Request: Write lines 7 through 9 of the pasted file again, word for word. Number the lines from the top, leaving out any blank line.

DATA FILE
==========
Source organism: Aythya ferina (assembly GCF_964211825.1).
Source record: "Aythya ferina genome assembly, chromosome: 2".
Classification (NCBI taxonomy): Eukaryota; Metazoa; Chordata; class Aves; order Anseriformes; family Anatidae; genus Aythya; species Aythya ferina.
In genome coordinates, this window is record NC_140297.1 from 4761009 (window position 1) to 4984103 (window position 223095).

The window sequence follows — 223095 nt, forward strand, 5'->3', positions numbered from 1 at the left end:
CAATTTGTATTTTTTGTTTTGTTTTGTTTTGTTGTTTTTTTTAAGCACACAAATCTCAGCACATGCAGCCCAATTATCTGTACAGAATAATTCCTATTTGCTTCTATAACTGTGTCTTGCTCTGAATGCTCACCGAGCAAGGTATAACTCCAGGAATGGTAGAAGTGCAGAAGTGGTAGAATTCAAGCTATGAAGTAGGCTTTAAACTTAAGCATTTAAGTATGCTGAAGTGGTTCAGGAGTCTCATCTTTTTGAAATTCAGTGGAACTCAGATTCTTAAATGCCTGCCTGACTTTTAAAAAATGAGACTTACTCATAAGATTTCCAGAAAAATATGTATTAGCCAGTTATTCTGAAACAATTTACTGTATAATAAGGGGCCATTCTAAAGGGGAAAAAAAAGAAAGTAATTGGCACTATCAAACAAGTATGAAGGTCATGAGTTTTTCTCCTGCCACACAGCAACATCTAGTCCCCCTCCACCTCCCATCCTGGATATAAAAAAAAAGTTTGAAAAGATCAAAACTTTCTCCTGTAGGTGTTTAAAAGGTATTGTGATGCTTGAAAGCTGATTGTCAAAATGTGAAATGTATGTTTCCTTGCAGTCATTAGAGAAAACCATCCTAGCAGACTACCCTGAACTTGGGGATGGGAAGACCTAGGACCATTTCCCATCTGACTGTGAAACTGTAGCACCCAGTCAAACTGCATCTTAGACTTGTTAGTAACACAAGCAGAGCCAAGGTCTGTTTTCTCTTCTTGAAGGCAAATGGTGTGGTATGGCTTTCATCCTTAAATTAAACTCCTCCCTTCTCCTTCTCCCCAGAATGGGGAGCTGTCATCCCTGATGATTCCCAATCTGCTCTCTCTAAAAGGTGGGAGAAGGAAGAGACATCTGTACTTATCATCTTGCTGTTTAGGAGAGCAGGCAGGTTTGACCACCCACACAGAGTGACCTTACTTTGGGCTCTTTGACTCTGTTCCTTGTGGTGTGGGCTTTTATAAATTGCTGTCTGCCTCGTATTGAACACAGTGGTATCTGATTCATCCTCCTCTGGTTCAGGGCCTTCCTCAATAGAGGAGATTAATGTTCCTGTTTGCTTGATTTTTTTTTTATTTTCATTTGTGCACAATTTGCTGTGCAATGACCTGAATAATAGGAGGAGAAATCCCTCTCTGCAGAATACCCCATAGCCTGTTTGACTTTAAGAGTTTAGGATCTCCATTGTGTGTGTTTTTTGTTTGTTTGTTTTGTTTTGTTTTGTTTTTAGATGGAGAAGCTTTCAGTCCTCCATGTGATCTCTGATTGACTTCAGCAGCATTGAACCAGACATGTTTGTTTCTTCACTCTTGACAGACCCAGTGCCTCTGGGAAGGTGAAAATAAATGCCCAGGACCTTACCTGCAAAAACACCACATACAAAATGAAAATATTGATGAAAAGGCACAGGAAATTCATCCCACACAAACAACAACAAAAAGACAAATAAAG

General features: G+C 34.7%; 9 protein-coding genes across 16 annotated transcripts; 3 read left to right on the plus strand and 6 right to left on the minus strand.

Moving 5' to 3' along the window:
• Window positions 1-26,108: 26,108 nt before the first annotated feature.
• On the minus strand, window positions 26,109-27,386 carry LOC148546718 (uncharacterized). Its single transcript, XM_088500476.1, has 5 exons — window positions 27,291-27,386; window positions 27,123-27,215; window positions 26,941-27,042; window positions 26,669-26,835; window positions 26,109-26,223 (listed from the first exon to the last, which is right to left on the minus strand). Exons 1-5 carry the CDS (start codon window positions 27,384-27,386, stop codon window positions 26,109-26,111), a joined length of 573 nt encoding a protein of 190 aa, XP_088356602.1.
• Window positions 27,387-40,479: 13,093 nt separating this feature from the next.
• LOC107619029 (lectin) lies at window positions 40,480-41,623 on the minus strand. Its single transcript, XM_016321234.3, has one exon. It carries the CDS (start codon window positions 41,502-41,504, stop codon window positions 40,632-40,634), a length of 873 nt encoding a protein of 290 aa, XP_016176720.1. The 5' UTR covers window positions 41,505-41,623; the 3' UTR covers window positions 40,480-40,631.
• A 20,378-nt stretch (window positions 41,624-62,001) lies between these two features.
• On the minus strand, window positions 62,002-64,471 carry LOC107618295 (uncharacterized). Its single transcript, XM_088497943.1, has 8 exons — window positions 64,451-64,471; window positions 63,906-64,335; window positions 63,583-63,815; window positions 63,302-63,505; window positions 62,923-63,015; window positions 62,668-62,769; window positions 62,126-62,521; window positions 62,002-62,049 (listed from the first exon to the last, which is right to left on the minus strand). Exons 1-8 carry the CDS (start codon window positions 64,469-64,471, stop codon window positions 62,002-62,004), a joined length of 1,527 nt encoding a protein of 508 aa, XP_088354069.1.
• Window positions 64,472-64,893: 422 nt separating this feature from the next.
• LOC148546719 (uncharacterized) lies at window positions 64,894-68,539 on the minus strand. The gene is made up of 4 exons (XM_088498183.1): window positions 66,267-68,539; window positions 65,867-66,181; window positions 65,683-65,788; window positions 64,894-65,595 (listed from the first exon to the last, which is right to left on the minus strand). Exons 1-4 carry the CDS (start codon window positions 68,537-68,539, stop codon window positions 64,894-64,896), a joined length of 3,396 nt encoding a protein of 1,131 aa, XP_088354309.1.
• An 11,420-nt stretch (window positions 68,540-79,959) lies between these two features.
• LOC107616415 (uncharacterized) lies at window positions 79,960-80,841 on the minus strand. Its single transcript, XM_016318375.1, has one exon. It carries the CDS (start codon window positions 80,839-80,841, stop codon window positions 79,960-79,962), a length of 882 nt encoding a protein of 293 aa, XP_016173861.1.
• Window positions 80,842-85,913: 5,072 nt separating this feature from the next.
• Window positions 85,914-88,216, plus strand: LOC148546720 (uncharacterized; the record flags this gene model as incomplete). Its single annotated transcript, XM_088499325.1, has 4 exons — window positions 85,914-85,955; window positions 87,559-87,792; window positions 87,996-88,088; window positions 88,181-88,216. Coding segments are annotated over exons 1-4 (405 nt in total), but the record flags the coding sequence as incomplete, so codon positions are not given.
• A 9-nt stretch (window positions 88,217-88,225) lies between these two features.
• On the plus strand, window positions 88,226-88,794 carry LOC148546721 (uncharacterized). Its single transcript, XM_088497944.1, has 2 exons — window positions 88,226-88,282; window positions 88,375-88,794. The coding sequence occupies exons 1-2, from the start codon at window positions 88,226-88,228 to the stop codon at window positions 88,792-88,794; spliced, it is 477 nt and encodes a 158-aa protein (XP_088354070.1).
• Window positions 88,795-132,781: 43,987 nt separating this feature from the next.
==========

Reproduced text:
General features: G+C 34.7%; 9 protein-coding genes across 16 annotated transcripts; 3 read left to right on the plus strand and 6 right to left on the minus strand.

Moving 5' to 3' along the window:
• Window positions 1-26,108: 26,108 nt before the first annotated feature.